Kirsten Johanna Maria van de Ven (Dutch pronunciation: [ˈkɪrstən joːˈɦɑnaː maːˈriaː vɑn də ˈvɛn]; born 11 May 1985) is a former Dutch professional footballer. Prior to her professional career, she played College soccer in the United States. Professionally she played in the Dutch league (Eredivisie) for Willem II Tilburg and FC Twente, and in the Swedish league (Damallsvenskan) for Tyresö FF and FC Rosengård. She won titles at clubs in both Sweden and the Netherlands, as an international player she was a member of the Netherlands women's national football team, and represented her country at the 2009 and 2013 editions of the UEFA Women's Championship, and the 2015 FIFA Women's World Cup.

Netherlands women's national football team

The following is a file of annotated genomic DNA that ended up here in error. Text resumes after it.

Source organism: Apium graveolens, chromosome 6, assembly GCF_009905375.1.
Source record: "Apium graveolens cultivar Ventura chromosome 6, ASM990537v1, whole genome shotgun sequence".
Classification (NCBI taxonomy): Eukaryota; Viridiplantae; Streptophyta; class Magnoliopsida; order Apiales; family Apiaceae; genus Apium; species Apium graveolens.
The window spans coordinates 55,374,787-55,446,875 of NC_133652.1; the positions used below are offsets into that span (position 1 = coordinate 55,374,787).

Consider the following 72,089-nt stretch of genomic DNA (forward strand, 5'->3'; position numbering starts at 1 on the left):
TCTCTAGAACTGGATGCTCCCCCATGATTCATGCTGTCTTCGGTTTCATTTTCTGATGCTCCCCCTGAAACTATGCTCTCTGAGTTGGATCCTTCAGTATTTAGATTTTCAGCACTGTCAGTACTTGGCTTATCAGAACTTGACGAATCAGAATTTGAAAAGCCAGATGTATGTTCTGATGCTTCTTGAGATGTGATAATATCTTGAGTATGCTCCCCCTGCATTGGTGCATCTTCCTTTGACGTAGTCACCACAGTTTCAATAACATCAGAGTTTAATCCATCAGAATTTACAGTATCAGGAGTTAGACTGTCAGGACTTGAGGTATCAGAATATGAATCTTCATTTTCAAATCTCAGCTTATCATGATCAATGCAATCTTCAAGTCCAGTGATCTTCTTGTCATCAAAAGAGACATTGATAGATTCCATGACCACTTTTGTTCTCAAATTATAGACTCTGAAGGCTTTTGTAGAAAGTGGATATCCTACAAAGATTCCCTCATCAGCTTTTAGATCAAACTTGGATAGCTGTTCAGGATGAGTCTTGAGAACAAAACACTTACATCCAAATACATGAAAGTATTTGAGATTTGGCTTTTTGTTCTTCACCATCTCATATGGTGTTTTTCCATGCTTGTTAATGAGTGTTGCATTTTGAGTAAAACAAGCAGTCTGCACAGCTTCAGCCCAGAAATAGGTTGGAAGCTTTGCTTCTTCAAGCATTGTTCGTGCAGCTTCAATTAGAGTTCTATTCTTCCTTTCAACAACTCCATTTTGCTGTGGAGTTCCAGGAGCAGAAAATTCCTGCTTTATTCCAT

The Netherlands women's national football team (Dutch: Nederlands vrouwenvoetbalelftal) is directed by the Royal Dutch Football Association (KNVB), which is a member of UEFA and FIFA.

In 1971, the team played the first women's international football match recognized by FIFA against France. They have played at the final tournament of the 2009, 2013, and 2017 UEFA Women's Championship and were champions in 2017. They have played at the final tournament of the 2015 FIFA Women's World Cup for the first time, and reached thirteenth place. They have also played at the final tournament in the 2019 edition, losing 2-0 the final against the United States.

The nicknames for the team are Oranje (Orange) and Leeuwinnen (Lionesses). Sarina Wiegman has been head coach since January 2017. As of July 2019, the team is ranked number 3 in the FIFA Women's World Rankings.

Renée Slegers

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Sarina Wiegman